Employees who work at shipyards or city ports—or on tankers, oil rigs or similar locations—are often wrongfully denied overtime wages which they are legally entitled to receive. The employers typically argue that the employees are not entitled to overtime under the “seaman exemption” to the Fair Labor Standards Act (“FLSA”). However, the employer is not always right. And with the long hours often required in this line of work, the denial of overtime wages can result in employees being cheated out of thousands of dollars in unpaid wages which they are owed.
There are various positions which may result in employees being denied their overtime wages. By way of example, it can include workers on docks, tankers, shipyards, and oil rigs. For industrial work, it may include those who perform dredging, forestry or lumbering services. In terms of construction, examples include those who build docks, levees or other types of structures and buildings. Despite employers arguing otherwise, these categories of employment often do not qualify for the “seaman exemption. And when the exemption does not apply, the employees who work in these fields may be legally entitled to receive overtime pay at the rate of time-and-one-half (1.5).
Section 13(b)(6) of the FLSA provides an exemption from overtime pay for “any employee employed as a seaman.” The federal regulations interpreting the FLSA provide:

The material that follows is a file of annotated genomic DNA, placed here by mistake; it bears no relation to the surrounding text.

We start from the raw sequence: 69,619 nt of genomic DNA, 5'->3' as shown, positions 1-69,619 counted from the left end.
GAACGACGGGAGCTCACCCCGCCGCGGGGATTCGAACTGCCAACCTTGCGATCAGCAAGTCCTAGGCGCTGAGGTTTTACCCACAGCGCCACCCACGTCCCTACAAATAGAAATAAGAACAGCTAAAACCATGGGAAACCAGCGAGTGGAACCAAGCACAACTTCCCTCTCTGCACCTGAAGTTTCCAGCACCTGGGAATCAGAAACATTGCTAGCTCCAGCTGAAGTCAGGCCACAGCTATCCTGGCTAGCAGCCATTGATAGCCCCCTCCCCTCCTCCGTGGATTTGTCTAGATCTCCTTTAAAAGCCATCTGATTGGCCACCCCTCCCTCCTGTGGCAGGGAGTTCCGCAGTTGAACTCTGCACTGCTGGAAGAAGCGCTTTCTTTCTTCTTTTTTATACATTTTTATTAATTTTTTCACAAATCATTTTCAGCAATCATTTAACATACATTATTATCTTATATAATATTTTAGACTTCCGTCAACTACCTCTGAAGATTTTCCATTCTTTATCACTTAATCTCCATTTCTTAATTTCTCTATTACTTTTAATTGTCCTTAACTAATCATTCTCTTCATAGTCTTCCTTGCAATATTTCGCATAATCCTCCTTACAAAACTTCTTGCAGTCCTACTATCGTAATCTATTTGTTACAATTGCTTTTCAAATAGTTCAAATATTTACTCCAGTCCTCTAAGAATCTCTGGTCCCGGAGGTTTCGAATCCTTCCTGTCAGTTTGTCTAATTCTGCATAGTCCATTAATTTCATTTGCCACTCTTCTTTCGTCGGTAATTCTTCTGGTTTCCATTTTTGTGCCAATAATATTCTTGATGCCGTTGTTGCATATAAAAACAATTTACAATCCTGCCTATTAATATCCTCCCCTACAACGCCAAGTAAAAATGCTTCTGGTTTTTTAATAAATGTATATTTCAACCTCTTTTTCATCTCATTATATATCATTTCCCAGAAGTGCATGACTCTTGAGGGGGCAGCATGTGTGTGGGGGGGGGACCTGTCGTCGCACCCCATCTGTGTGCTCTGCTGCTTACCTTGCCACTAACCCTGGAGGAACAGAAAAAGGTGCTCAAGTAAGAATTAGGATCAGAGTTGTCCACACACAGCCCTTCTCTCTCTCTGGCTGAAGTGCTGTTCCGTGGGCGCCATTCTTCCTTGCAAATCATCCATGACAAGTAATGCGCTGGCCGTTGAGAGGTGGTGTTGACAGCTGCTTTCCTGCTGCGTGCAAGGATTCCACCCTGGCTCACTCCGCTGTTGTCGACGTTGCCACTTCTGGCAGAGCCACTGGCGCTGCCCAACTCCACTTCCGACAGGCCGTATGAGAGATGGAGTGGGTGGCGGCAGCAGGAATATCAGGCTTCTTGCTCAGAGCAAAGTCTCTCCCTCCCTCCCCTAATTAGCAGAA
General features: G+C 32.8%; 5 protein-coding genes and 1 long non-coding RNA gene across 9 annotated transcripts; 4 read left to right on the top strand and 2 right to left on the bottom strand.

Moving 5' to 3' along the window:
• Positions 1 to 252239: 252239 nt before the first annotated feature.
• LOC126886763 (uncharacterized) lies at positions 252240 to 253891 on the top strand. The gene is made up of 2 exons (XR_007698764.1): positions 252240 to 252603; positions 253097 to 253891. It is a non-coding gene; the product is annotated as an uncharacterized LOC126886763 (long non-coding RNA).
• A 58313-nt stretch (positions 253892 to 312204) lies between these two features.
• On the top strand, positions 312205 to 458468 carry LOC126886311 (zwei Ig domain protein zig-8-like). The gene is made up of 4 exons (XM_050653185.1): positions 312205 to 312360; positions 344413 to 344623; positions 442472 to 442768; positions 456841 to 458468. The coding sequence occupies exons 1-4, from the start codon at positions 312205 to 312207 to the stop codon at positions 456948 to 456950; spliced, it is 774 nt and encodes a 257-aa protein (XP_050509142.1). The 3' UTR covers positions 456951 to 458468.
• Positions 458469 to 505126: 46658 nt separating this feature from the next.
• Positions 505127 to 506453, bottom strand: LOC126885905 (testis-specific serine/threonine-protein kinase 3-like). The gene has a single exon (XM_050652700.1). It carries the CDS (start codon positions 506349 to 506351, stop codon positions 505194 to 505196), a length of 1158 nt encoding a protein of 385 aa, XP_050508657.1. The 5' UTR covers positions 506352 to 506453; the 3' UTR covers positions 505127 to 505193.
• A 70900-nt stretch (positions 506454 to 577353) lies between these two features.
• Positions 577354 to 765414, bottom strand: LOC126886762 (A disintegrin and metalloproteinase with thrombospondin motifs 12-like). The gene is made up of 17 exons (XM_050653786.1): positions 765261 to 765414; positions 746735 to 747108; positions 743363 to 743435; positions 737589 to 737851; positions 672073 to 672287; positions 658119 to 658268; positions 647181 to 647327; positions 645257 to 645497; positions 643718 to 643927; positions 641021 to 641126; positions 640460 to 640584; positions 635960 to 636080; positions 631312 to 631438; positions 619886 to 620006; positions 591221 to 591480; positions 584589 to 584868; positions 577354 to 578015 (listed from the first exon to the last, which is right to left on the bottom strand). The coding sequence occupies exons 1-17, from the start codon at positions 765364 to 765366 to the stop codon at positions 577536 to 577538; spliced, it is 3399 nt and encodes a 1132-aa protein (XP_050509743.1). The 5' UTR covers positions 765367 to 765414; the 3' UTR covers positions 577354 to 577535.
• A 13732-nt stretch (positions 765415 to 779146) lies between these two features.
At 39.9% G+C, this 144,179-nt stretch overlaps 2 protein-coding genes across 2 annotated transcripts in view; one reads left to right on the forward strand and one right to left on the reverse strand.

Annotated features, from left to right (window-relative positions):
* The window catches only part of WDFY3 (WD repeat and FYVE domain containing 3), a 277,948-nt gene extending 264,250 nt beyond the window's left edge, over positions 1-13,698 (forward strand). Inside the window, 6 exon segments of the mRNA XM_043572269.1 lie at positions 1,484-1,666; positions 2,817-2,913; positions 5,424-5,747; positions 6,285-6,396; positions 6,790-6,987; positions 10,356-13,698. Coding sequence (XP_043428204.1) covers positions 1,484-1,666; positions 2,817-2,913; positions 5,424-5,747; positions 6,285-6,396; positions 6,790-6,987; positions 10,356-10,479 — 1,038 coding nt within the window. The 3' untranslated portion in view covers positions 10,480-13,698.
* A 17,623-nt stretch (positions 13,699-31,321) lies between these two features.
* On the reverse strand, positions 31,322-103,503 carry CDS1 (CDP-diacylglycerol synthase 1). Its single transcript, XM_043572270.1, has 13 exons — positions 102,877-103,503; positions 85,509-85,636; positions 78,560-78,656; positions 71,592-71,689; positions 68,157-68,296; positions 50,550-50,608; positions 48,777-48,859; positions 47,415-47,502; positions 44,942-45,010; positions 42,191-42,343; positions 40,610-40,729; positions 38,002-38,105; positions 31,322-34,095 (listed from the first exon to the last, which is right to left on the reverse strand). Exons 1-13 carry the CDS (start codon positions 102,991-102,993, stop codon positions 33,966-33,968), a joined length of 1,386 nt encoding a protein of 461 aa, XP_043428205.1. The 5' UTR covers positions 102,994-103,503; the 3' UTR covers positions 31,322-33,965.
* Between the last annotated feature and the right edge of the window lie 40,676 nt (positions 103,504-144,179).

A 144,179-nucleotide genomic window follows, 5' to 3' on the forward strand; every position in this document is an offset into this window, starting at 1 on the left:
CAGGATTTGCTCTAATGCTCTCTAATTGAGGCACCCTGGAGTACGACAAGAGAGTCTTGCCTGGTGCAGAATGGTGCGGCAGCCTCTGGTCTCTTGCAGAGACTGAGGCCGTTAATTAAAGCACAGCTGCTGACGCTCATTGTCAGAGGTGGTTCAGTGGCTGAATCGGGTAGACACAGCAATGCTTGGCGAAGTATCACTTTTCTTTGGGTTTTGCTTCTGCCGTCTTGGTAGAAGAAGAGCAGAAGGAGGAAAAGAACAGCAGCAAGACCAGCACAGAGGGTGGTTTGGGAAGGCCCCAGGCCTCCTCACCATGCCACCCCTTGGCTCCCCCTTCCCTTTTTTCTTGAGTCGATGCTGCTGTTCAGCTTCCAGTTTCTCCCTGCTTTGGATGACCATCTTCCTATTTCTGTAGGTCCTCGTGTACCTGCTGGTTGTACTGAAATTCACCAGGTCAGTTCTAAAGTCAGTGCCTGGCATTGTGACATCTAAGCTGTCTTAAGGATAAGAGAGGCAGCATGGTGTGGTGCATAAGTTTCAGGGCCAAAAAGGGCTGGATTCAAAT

An employee will ordinarily be regarded as “employed as a seaman” if he performs, as master or subject to the authority, direction, and control of the master aboard a vessel, service which is rendered primarily as an aid in the operation of such vessel as a means of transportation, provided he performs no substantial amount of work of a different character. This is true with respect to vessels navigating inland waters as well as ocean-going and coastal vessels.
29 C.F.R. § 783.31.
When deciding whether an employee is “employed as a seaman,” the duties of the employee must qualify as “service which is rendered primarily as an aid in the operation of such vessel as a means of transportation.” Id. Employees who make repairs to vessels between navigation seasons would not qualify as seamen. 29 C.F.R. § 783.33.
An employee may be regarded as “employed as a seaman” if the work performed as a whole meets the test stated in 29 C.F.R. § 783.31, even though during the workweek the employee performs some work of a nature other than that which characterizes the services of a seaman, if the amount of such other “non-seaman’s” work is not substantial. 29 C.F.R. § 783.37. Such differing work is typically considered “substantial” when it occupies more than 20 percent of the time worked by the employee during the workweek. Id. Because the workweek is the unit of time used in determining the applicability of this exemption, the workweek is the period of time used in determining whether a substantial amount of non-seaman’s work has been performed so as to make the exemption inapplicable. 29 C.F.R. § 783.49.
If you believe you have been wrongfully denied your earned overtime, you could have a significant claim against the company for unpaid wages. The exact value of your claim will vary depending on a number of factors. If you are interested in learning more, please contact our law firm to speak with an attorney.